A pro-choice organization in Canada says that even if Saskatchewan's next premier wanted to restrict abortion access in the province, they couldn't.

5 out of 10 for abortion access in Sask

Natalya Mason works with the Saskatoon Sexual Health Centre and gives Saskatchewan a five out of 10 rating for the ability of people to access abortion services in the province.

She said because the procedure is only offered in Saskatoon and Regina, it creates a huge barrier for women living in rural or remote areas of the province.

"I think we're still failing a lot of people," she said. "Any distance from those centres makes access quite difficult because you're having to pay for transportation and then additionally, with the closure of the STC bus line, we're also now having difficulty getting clients from Saskatoon to Regina if they are beyond 12 weeks."

She said besides the financial burden of travelling and having to take time off work, there's not enough access to Mifegymiso, or the "abortion pill," which is listed under the provincial drug plan but not free of charge.

 

"Essentially provinces don't have the choice to become anti-choice," says Darrah Teitel, public affairs officer for Action Canada for Sexual Health and Rights. "The Charter of Rights and Freedoms is clear, so is the Canada Health Act, which includes abortion as a medical service and so is international law around non-discrimination and reproductive rights."

Teitel said any move to strip existing abortion services of funding would contravene federal law. 

However, Teitel listed examples where access to abortion was restricted in other provinces.

She said that until recently in Nova Scotia, a woman seeking an abortion was required to be referred by a doctor —known as the two-doctor rule — while women living on Prince Edward Island went without abortion services for more than three decades.

New Brunswick has also faced criticism for not funding abortions at private clinics.

Ken Cheveldayoff, ranked as the number one candidate by the anti-abortion group Right Now, and Scott Moe, billed as the group's second pick, have both confirmed they have no intention to introduce anti-abortion legislation.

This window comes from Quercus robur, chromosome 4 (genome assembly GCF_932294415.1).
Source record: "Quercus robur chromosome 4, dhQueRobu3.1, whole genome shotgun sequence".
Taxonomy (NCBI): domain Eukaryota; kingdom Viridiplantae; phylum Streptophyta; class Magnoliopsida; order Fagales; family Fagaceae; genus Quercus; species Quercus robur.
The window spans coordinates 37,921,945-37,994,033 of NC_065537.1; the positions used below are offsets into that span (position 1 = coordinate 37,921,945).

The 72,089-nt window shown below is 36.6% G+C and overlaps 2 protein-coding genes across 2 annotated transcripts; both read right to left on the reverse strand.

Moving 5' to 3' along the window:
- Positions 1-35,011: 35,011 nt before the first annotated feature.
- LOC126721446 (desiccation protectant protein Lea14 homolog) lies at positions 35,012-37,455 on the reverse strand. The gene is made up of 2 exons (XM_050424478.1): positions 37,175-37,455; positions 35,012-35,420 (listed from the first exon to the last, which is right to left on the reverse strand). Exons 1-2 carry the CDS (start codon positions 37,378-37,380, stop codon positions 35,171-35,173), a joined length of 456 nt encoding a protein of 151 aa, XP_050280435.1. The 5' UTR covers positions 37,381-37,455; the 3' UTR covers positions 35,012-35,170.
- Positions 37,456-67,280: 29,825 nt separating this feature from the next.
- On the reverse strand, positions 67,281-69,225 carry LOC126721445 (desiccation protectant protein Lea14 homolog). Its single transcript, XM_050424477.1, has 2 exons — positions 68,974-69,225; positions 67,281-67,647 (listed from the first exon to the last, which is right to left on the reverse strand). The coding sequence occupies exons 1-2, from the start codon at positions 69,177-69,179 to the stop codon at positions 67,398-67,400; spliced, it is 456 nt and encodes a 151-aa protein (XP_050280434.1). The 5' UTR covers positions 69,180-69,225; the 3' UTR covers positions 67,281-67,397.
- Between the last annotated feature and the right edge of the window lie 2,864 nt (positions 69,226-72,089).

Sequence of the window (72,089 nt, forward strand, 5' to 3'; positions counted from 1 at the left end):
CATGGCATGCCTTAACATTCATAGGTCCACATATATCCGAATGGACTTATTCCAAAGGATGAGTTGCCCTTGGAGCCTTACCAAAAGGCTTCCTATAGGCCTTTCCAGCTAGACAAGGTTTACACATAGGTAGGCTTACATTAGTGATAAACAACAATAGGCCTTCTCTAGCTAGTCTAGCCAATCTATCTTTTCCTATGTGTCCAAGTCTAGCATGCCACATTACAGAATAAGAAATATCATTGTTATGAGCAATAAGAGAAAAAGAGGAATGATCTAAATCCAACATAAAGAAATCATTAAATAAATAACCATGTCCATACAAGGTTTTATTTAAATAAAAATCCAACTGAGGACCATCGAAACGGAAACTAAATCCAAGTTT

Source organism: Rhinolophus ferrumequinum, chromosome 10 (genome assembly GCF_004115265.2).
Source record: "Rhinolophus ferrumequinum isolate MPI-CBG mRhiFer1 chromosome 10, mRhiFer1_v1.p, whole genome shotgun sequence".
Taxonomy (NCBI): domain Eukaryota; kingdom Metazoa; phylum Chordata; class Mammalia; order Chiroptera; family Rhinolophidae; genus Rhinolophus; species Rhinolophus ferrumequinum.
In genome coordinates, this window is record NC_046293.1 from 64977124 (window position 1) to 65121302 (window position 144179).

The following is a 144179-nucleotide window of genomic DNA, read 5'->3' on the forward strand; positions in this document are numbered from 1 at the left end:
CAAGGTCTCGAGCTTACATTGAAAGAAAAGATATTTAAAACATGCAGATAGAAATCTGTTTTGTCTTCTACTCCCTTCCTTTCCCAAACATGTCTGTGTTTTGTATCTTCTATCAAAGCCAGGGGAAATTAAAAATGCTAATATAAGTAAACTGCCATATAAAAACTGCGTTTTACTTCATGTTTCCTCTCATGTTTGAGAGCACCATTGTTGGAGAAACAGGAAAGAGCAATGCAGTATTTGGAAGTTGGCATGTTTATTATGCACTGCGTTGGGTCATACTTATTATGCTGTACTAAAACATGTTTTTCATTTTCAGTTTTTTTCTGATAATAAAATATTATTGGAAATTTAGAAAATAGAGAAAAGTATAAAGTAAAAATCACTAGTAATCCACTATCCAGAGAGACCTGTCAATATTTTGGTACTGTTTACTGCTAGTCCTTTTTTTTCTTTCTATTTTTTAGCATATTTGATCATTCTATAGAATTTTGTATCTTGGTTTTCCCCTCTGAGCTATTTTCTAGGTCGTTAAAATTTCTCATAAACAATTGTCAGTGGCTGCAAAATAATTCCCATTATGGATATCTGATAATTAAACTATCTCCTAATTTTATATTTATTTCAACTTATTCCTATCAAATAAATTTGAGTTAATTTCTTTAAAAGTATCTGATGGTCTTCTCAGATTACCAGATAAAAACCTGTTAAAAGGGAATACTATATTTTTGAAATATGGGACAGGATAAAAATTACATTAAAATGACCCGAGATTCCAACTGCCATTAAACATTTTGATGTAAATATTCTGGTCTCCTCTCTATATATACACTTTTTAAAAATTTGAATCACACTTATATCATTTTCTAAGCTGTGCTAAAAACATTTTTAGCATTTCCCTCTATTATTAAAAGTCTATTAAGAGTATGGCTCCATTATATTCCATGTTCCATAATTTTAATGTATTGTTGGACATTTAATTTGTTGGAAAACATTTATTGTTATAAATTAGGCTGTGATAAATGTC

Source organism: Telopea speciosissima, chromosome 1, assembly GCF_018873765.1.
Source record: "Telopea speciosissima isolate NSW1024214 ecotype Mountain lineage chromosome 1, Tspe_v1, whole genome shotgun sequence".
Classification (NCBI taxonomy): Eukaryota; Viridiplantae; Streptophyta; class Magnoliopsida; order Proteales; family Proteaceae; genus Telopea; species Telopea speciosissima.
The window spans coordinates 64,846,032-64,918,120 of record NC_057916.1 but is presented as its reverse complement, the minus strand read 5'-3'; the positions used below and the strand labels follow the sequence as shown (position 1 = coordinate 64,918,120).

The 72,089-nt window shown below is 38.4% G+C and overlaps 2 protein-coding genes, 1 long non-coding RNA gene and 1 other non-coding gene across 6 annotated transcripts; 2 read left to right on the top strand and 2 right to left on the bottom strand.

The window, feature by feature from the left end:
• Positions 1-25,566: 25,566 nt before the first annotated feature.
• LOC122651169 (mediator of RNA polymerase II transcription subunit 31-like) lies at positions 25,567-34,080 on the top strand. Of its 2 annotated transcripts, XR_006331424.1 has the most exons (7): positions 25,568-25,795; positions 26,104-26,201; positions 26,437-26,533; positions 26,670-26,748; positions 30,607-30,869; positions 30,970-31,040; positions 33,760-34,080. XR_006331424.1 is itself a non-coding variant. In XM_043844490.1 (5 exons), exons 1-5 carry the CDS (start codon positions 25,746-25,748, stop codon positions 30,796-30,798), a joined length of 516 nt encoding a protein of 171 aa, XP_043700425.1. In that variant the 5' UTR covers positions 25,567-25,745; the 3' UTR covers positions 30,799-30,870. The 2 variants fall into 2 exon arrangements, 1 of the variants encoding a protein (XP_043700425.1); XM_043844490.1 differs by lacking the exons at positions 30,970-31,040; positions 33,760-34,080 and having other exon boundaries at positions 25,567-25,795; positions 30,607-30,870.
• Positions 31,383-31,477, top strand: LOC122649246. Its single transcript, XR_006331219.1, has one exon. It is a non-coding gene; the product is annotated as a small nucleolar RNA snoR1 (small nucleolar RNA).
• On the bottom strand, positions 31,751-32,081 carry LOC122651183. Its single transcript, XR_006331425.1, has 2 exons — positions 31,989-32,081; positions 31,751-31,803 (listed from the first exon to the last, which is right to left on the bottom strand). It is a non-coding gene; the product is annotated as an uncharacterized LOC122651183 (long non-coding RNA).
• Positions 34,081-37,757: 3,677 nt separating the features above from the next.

Ken Rassmussen

University of Regina politics professor Ken Rasmussen says it's ironic that Sask. Party candidates are not differing from Brad Wall on a majority of issues except abortion. (CBC News)

Pandering for Brad Trost voters

Number of abortions paid for by the province of Saskatchewan:

  • April 1, 2017 to the most current date:1,400 surgical and medical abortions. (including 173 performed out-of-province, mostly in Alberta).

  • April 1, 2016 to March 31, 2017: 1,803 (267 performed out-of-province, mostly in Alberta).

  • April 1, 2015 to March 31, 2016: 1,967 (292 performed out-of-province, mostly in Alberta).

(Numbers provided by the Ministry of Health)

But why, as a candidate, engage in the debate in the first place? A political scientist who teaches at the University of Regina says it comes down to votes.

"There is certainly a caucus in the party, a group of voters, that are motivated by this issue, the Brad Trost voters, if you will," said Ken Rasmussen. "It's definitely a constituency within the party that they have to consider."

While abortion is an issue that garners little reaction in the general public, he said, it can play a more prominent role in a leadership race, which is appealing to a more select group of individuals — people who joined the party who are committed to various causes.

Ken Cheveldayoff

A political scientist thinks Ken Cheveldayoff is trying to appeal to Brad Trost-style voters. (CBC News)

10 "abortion pill" prescriptions covered by province 

The Saskatchewan Drug Plan began covering Mifegymiso on Sept. 5, 2017.

The cost varies patient to patient, depending on their income and enrolment in other benefit programs, as well as private insurance coverage. 

The Ministry of Health says it has provided eligible coverage on 10 prescriptions, noting doses prescribed in hospital, out of province, Health Canada's Indigenous health branch or dispensed in a private clinic are not counted in the data.

"Cheveldayoff is making a gamble that there are enough voters within the party that are going to support his position to push him over the top," said Rasmussen. "It may indicate that the election is much closer than we think."

Kelly Gordon has studied the strategies utilized by the anti-abortion movement in Canada.

She said it's difficult to determine how effective tactics such as the one employed by Right Now are on campaigns, but said it helps "raise the profile" of the issue.

Frustration and disappointment

Natalya Mason, an education and outreach coordinator with the Saskatoon Sexual Health Centre, said she felt both frustration and disappointment when hearing the statements made about the issue this week.

"There are a number of anti-choice, pro-life groups who have very loud voices and they are the ones that are often bringing this issue up, especially during leadership races," she said.

"It was not surprising that the candidates expressing those views were male. Abortion isn't likely an issue that is going to have an impact on their own personal life, health or safety, so not having a full understanding of its importance."